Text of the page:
I don’t know how I feel honestly, I don’t know the totality, but I spent a lot of time in Super Smash Bros. Brawl communities around the same time as the age gap described for ZZT teens. It was a place where things I did matter. I could make friends based on a common interest. There was an immediate correlation to the work I put in and improvement I felt. That work could also translate to understanding and admiration, in some way. A bunch of people working toward the same silly thing. It’s silly to me now. Given anyone out of a crowd and they’d think ASCII games are silly too. At the time though there was nothing more important.
But it’s about more than that, and I think the book gets at this: almost everyone who makes queer games right now, or even anyone who makes your typical pixel-art roguelike platformer with 1.5 new mechanics — is quite young. The vast majority of us are in our teens and twenties. Much like the ZZT community, we are all still growing up together, figuring out who we are, performing new identities, occasionally screwing-up big-time, trying to make ends meet, and learning how to heal.
We are young and on the internet. Anna dedicated her book to the “children of the glow” in reference to the young people who grew up with the proto-internet, but it just as easily applies to all of us right now.
– Robert Yang, “I’m young and love to be young”: on ZZT, by Anna Anthropy
I’ve been thinking of this in limiting terms. These groups were for teens, but now those teens are somewhere else. Now summer never ends. I’m part of an online community again. Making games, talking about them, thinking about them. It’s more ad-hoc, obviously, and hopefully less fueled by teenage fighting and rivalry. What I mean is I’d like to see game development looked at as a nurturing thing. Expel mock-corporate attitudes, stop trying to become like a “creative” silicon valley.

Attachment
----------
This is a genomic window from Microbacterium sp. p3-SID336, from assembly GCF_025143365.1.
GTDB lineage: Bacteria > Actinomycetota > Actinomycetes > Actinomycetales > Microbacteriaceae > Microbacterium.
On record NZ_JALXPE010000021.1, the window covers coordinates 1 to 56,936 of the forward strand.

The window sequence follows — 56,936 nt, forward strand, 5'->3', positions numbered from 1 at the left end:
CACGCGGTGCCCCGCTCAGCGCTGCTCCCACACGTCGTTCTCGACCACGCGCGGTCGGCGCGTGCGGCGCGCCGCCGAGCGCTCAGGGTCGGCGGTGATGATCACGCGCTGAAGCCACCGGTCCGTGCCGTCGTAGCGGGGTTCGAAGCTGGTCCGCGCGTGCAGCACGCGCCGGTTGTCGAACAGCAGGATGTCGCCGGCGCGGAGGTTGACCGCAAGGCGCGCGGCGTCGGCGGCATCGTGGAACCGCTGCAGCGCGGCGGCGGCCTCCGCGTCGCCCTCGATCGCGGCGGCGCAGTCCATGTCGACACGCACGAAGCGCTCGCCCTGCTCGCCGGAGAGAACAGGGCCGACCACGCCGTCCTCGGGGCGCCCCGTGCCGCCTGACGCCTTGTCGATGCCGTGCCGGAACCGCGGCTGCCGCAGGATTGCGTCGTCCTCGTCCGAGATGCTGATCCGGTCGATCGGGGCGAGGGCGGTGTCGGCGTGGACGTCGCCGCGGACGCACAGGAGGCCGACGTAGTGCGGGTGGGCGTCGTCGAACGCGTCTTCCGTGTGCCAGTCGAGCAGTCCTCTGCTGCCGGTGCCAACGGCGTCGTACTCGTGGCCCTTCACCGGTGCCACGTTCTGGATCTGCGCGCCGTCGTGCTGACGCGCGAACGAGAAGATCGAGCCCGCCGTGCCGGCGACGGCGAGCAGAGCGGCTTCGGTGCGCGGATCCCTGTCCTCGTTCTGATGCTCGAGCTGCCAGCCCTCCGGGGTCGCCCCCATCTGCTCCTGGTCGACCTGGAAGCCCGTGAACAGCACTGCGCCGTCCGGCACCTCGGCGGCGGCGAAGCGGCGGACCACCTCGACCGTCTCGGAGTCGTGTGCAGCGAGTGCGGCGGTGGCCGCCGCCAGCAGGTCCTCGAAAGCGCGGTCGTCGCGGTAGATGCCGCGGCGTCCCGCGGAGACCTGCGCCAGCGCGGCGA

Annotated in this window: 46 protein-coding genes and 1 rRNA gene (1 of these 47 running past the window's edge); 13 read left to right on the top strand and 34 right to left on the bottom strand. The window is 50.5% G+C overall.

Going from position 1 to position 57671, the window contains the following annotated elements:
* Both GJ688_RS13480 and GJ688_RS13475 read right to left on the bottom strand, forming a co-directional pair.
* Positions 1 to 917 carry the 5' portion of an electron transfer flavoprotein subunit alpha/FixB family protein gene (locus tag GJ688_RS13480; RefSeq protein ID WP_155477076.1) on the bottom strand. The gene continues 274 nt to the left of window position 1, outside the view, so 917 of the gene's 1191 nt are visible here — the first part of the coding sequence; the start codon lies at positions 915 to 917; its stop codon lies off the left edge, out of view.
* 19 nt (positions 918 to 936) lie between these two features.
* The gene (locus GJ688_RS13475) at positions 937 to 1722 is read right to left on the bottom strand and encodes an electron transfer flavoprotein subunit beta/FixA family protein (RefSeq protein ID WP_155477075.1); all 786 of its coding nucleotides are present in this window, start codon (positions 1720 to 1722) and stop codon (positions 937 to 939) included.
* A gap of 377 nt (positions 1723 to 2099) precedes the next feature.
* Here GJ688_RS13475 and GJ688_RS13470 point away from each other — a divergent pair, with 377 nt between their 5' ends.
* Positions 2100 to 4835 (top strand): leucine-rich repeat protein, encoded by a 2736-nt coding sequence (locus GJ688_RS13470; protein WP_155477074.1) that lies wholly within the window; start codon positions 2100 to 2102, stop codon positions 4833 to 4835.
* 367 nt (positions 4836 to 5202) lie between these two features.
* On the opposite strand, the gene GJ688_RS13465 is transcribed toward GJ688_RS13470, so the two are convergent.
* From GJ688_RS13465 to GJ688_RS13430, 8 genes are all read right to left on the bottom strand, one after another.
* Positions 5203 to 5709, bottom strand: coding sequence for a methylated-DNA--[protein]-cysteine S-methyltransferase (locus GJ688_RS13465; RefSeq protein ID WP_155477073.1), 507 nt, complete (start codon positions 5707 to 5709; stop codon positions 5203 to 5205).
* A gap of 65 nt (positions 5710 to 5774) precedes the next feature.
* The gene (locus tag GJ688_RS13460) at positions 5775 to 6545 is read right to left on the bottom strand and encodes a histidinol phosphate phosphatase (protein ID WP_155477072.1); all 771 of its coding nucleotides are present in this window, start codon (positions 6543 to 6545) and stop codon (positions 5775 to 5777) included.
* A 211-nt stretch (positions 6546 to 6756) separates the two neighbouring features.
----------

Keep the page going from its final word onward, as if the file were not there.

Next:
There has always been a genuine exuberance for game development and creativity itself, but it existed underneath the kind of power that acting as a corporation or business owner offered to thirsting white nerds. The cold candor of marketing and analytics… makes them feel more important? Allows them to emulate the corporations they admire? Feels comfortable because they previously worked in a culture like it? I’m just making stuff up now. I don’t actually know why it’s has been and continues to be dominant culture in videogames, on account of it being something I don’t understand.
I see it being casually, unconsciously rejected too. It’s not impossible to make a living without being explicitly an entrepreneur (because it is close to impossible without grants or connections). And it’s being discovered, simply, that taking game development “seriously” and having the right attitude, making the right moves, isn’t at all a recipe of success. In fact, it may be something that is instantly dated. So what are game developers in it for? What are we chasing?
I’m going to avoid speaking for people but I see collective support and common interest. People are banding together for the opportunities it provides for people to live and grow. That’s an enduring echo I see from desperate communities passed on from ZZT. Could we organize? Aim these communities? I don’t know. I think sustainability can be ensured by working together. Our sector could set an example for others. At least, it’s something to keep in mind, to soften relations, to think in terms of solidarity instead of rivalry.
This game is Edible Vomit released in 1999 (eight years after the original release of ZZT, by the aforementioned draco). Surreal, wild, impressionist, scraping boundaries in its creative vacuum. I’m not meaning to imply that videogames are catching up. I mean to say they were always there. It wasn’t cool, it was maybe too niche to find, but it was there. As videogames drift into the ephemeral, as they shamble up to their potential of being challenging, esoteric, and otherworldly, in so many ways, games made on ZZT show that we we’ve been here. I hope to pay that forward.